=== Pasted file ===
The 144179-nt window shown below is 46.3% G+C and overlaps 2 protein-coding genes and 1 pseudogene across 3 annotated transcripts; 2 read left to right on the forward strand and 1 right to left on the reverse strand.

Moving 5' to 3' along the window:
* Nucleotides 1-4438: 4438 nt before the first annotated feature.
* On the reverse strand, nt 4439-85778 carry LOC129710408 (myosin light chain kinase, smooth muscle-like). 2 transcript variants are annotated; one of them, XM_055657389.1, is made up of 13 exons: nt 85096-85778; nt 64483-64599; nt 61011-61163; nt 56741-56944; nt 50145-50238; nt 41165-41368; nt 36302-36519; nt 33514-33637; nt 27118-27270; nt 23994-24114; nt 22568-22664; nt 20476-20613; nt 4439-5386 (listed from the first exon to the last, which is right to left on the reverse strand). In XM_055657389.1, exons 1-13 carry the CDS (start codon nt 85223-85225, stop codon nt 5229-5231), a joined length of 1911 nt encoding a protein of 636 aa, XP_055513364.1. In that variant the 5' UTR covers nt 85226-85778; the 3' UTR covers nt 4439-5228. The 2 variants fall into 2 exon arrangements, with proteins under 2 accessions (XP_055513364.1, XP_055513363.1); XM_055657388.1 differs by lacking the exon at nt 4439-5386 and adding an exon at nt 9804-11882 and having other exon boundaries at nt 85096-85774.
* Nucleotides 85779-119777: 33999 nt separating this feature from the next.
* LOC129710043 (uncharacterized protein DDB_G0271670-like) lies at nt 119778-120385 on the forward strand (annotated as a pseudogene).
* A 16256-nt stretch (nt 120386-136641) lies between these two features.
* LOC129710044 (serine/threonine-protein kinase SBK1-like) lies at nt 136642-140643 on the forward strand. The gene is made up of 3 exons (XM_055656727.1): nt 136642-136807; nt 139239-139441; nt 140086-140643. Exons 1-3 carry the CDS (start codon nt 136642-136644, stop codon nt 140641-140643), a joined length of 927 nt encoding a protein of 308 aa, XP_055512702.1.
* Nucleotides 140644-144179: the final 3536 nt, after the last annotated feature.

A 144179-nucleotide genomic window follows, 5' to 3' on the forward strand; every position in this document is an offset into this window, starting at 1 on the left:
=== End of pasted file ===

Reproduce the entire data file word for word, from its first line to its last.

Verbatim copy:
The 144179-nt window shown below is 46.3% G+C and overlaps 2 protein-coding genes and 1 pseudogene across 3 annotated transcripts; 2 read left to right on the forward strand and 1 right to left on the reverse strand.

Moving 5' to 3' along the window:
* Nucleotides 1-4438: 4438 nt before the first annotated feature.
* On the reverse strand, nt 4439-85778 carry LOC129710408 (myosin light chain kinase, smooth muscle-like). 2 transcript variants are annotated; one of them, XM_055657389.1, is made up of 13 exons: nt 85096-85778; nt 64483-64599; nt 61011-61163; nt 56741-56944; nt 50145-50238; nt 41165-41368; nt 36302-36519; nt 33514-33637; nt 27118-27270; nt 23994-24114; nt 22568-22664; nt 20476-20613; nt 4439-5386 (listed from the first exon to the last, which is right to left on the reverse strand). In XM_055657389.1, exons 1-13 carry the CDS (start codon nt 85223-85225, stop codon nt 5229-5231), a joined length of 1911 nt encoding a protein of 636 aa, XP_055513364.1. In that variant the 5' UTR covers nt 85226-85778; the 3' UTR covers nt 4439-5228. The 2 variants fall into 2 exon arrangements, with proteins under 2 accessions (XP_055513364.1, XP_055513363.1); XM_055657388.1 differs by lacking the exon at nt 4439-5386 and adding an exon at nt 9804-11882 and having other exon boundaries at nt 85096-85774.
* Nucleotides 85779-119777: 33999 nt separating this feature from the next.
* LOC129710043 (uncharacterized protein DDB_G0271670-like) lies at nt 119778-120385 on the forward strand (annotated as a pseudogene).
* A 16256-nt stretch (nt 120386-136641) lies between these two features.
* LOC129710044 (serine/threonine-protein kinase SBK1-like) lies at nt 136642-140643 on the forward strand. The gene is made up of 3 exons (XM_055656727.1): nt 136642-136807; nt 139239-139441; nt 140086-140643. Exons 1-3 carry the CDS (start codon nt 136642-136644, stop codon nt 140641-140643), a joined length of 927 nt encoding a protein of 308 aa, XP_055512702.1.
* Nucleotides 140644-144179: the final 3536 nt, after the last annotated feature.

A 144179-nucleotide genomic window follows, 5' to 3' on the forward strand; every position in this document is an offset into this window, starting at 1 on the left: